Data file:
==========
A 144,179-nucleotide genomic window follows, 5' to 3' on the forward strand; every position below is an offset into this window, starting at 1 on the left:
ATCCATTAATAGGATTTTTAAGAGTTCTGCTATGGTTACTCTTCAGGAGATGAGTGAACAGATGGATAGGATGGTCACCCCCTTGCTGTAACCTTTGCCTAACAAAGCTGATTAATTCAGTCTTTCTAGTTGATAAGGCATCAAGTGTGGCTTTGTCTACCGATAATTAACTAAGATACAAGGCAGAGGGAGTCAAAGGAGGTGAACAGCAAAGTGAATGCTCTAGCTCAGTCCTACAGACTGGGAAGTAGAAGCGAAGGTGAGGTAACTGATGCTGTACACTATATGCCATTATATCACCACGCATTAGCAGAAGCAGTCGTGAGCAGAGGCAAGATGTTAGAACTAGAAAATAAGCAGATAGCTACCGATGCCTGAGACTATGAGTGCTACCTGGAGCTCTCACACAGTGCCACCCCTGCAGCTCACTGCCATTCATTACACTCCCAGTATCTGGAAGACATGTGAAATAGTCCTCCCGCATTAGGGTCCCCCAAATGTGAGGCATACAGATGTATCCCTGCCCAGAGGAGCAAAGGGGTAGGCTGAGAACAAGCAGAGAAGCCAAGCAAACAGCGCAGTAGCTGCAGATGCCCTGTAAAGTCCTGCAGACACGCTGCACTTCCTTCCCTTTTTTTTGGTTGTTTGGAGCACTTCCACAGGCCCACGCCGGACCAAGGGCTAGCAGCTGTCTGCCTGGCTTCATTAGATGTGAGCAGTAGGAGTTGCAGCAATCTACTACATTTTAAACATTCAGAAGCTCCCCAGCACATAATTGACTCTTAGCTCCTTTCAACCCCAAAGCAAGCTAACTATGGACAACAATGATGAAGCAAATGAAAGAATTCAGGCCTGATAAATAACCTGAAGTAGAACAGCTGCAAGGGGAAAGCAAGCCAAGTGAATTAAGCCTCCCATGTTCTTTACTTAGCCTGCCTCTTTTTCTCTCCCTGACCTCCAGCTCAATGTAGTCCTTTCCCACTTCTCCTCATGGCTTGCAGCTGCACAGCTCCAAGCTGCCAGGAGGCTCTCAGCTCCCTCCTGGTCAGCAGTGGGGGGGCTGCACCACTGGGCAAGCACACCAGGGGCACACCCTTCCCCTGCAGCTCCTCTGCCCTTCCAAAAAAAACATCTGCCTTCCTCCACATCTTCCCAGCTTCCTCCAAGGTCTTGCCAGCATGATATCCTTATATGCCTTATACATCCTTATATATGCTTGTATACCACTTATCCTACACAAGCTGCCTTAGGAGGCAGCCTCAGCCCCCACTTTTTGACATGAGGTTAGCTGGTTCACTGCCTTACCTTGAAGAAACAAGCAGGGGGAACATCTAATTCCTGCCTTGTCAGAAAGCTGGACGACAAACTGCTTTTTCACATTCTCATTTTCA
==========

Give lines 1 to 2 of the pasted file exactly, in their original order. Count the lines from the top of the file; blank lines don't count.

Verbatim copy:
A 144,179-nucleotide genomic window follows, 5' to 3' on the forward strand; every position below is an offset into this window, starting at 1 on the left:
ATCCATTAATAGGATTTTTAAGAGTTCTGCTATGGTTACTCTTCAGGAGATGAGTGAACAGATGGATAGGATGGTCACCCCCTTGCTGTAACCTTTGCCTAACAAAGCTGATTAATTCAGTCTTTCTAGTTGATAAGGCATCAAGTGTGGCTTTGTCTACCGATAATTAACTAAGATACAAGGCAGAGGGAGTCAAAGGAGGTGAACAGCAAAGTGAATGCTCTAGCTCAGTCCTACAGACTGGGAAGTAGAAGCGAAGGTGAGGTAACTGATGCTGTACACTATATGCCATTATATCACCACGCATTAGCAGAAGCAGTCGTGAGCAGAGGCAAGATGTTAGAACTAGAAAATAAGCAGATAGCTACCGATGCCTGAGACTATGAGTGCTACCTGGAGCTCTCACACAGTGCCACCCCTGCAGCTCACTGCCATTCATTACACTCCCAGTATCTGGAAGACATGTGAAATAGTCCTCCCGCATTAGGGTCCCCCAAATGTGAGGCATACAGATGTATCCCTGCCCAGAGGAGCAAAGGGGTAGGCTGAGAACAAGCAGAGAAGCCAAGCAAACAGCGCAGTAGCTGCAGATGCCCTGTAAAGTCCTGCAGACACGCTGCACTTCCTTCCCTTTTTTTTGGTTGTTTGGAGCACTTCCACAGGCCCACGCCGGACCAAGGGCTAGCAGCTGTCTGCCTGGCTTCATTAGATGTGAGCAGTAGGAGTTGCAGCAATCTACTACATTTTAAACATTCAGAAGCTCCCCAGCACATAATTGACTCTTAGCTCCTTTCAACCCCAAAGCAAGCTAACTATGGACAACAATGATGAAGCAAATGAAAGAATTCAGGCCTGATAAATAACCTGAAGTAGAACAGCTGCAAGGGGAAAGCAAGCCAAGTGAATTAAGCCTCCCATGTTCTTTACTTAGCCTGCCTCTTTTTCTCTCCCTGACCTCCAGCTCAATGTAGTCCTTTCCCACTTCTCCTCATGGCTTGCAGCTGCACAGCTCCAAGCTGCCAGGAGGCTCTCAGCTCCCTCCTGGTCAGCAGTGGGGGGGCTGCACCACTGGGCAAGCACACCAGGGGCACACCCTTCCCCTGCAGCTCCTCTGCCCTTCCAAAAAAAACATCTGCCTTCCTCCACATCTTCCCAGCTTCCTCCAAGGTCTTGCCAGCATGATATCCTTATATGCCTTATACATCCTTATATATGCTTGTATACCACTTATCCTACACAAGCTGCCTTAGGAGGCAGCCTCAGCCCCCACTTTTTGACATGAGGTTAGCTGGTTCACTGCCTTACCTTGAAGAAACAAGCAGGGGGAACATCTAATTCCTGCCTTGTCAGAAAGCTGGACGACAAACTGCTTTTTCACATTCTCATTTTCA